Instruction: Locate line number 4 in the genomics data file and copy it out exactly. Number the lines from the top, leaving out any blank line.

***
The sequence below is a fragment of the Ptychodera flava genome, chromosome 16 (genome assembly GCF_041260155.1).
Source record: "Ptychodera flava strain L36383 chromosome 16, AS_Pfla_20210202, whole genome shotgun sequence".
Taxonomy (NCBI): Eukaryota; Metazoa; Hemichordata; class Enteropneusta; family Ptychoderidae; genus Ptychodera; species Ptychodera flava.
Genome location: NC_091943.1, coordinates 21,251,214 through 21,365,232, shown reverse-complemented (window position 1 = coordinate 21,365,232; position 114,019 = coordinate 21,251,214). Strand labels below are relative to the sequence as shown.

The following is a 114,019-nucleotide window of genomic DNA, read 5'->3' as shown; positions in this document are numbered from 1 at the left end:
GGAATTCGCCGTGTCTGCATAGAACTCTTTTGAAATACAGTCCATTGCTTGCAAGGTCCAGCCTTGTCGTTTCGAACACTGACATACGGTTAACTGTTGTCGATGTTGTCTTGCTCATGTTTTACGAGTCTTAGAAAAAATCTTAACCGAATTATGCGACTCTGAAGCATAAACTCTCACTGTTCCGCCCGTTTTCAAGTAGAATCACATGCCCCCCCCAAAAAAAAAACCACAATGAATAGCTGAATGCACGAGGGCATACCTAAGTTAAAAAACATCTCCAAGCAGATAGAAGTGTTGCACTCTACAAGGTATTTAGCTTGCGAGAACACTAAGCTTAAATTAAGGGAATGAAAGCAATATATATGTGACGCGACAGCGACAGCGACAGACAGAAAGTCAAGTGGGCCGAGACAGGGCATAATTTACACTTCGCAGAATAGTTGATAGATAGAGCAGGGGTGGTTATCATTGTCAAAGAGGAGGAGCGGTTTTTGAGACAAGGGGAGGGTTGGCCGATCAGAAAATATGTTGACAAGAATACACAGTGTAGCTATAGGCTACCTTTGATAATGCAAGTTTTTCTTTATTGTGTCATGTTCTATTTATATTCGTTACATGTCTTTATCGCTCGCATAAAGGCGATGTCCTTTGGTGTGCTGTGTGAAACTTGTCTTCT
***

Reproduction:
Genome location: NC_091943.1, coordinates 21,251,214 through 21,365,232, shown reverse-complemented (window position 1 = coordinate 21,365,232; position 114,019 = coordinate 21,251,214). Strand labels below are relative to the sequence as shown.